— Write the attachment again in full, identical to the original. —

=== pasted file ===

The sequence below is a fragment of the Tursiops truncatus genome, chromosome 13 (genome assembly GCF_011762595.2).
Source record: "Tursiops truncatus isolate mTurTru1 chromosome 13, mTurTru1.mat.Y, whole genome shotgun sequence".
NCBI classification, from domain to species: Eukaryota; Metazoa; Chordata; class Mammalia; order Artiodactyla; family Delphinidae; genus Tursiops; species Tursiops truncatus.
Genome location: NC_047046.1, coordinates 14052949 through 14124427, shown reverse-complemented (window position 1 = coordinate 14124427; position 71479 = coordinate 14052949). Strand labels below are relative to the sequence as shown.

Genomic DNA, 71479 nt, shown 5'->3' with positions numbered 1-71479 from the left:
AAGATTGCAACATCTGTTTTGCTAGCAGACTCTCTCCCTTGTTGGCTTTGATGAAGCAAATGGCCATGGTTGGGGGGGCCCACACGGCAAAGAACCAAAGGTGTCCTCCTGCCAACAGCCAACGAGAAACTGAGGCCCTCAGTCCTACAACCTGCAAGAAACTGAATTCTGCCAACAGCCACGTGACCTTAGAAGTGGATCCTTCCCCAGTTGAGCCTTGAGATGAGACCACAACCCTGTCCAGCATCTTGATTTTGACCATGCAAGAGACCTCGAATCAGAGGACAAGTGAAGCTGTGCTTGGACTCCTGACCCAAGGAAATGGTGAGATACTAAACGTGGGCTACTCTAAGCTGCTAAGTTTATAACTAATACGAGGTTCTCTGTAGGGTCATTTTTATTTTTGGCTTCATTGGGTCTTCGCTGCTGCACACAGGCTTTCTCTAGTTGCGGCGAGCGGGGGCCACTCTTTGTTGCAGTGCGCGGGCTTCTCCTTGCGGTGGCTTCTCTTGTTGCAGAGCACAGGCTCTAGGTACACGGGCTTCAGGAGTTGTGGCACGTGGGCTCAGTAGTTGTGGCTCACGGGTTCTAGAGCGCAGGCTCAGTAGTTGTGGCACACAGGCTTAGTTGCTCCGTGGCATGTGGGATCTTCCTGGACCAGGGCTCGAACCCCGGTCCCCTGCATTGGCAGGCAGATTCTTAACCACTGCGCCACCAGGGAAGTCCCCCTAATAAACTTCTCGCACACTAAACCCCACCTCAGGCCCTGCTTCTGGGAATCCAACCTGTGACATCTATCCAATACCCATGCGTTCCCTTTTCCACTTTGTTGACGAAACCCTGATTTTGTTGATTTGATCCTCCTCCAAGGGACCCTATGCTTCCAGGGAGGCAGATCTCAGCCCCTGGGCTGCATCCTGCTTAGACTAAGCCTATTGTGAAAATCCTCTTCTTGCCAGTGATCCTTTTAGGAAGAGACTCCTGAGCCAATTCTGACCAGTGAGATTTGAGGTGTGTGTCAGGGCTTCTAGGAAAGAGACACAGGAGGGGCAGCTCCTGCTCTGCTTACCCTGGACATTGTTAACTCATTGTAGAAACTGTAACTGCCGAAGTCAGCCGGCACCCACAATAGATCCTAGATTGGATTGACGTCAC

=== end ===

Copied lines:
The sequence below is a fragment of the Tursiops truncatus genome, chromosome 13 (genome assembly GCF_011762595.2).
Source record: "Tursiops truncatus isolate mTurTru1 chromosome 13, mTurTru1.mat.Y, whole genome shotgun sequence".
NCBI classification, from domain to species: Eukaryota; Metazoa; Chordata; class Mammalia; order Artiodactyla; family Delphinidae; genus Tursiops; species Tursiops truncatus.
Genome location: NC_047046.1, coordinates 14052949 through 14124427, shown reverse-complemented (window position 1 = coordinate 14124427; position 71479 = coordinate 14052949). Strand labels below are relative to the sequence as shown.

Genomic DNA, 71479 nt, shown 5'->3' with positions numbered 1-71479 from the left:
AAGATTGCAACATCTGTTTTGCTAGCAGACTCTCTCCCTTGTTGGCTTTGATGAAGCAAATGGCCATGGTTGGGGGGGCCCACACGGCAAAGAACCAAAGGTGTCCTCCTGCCAACAGCCAACGAGAAACTGAGGCCCTCAGTCCTACAACCTGCAAGAAACTGAATTCTGCCAACAGCCACGTGACCTTAGAAGTGGATCCTTCCCCAGTTGAGCCTTGAGATGAGACCACAACCCTGTCCAGCATCTTGATTTTGACCATGCAAGAGACCTCGAATCAGAGGACAAGTGAAGCTGTGCTTGGACTCCTGACCCAAGGAAATGGTGAGATACTAAACGTGGGCTACTCTAAGCTGCTAAGTTTATAACTAATACGAGGTTCTCTGTAGGGTCATTTTTATTTTTGGCTTCATTGGGTCTTCGCTGCTGCACACAGGCTTTCTCTAGTTGCGGCGAGCGGGGGCCACTCTTTGTTGCAGTGCGCGGGCTTCTCCTTGCGGTGGCTTCTCTTGTTGCAGAGCACAGGCTCTAGGTACACGGGCTTCAGGAGTTGTGGCACGTGGGCTCAGTAGTTGTGGCTCACGGGTTCTAGAGCGCAGGCTCAGTAGTTGTGGCACACAGGCTTAGTTGCTCCGTGGCATGTGGGATCTTCCTGGACCAGGGCTCGAACCCCGGTCCCCTGCATTGGCAGGCAGATTCTTAACCACTGCGCCACCAGGGAAGTCCCCCTAATAAACTTCTCGCACACTAAACCCCACCTCAGGCCCTGCTTCTGGGAATCCAACCTGTGACATCTATCCAATACCCATGCGTTCCCTTTTCCACTTTGTTGACGAAACCCTGATTTTGTTGATTTGATCCTCCTCCAAGGGACCCTATGCTTCCAGGGAGGCAGATCTCAGCCCCTGGGCTGCATCCTGCTTAGACTAAGCCTATTGTGAAAATCCTCTTCTTGCCAGTGATCCTTTTAGGAAGAGACTCCTGAGCCAATTCTGACCAGTGAGATTTGAGGTGTGTGTCAGGGCTTCTAGGAAAGAGACACAGGAGGGGCAGCTCCTGCTCTGCTTACCCTGGACATTGTTAACTCATTGTAGAAACTGTAACTGCCGAAGTCAGCCGGCACCCACAATAGATCCTAGATTGGATTGACGTCAC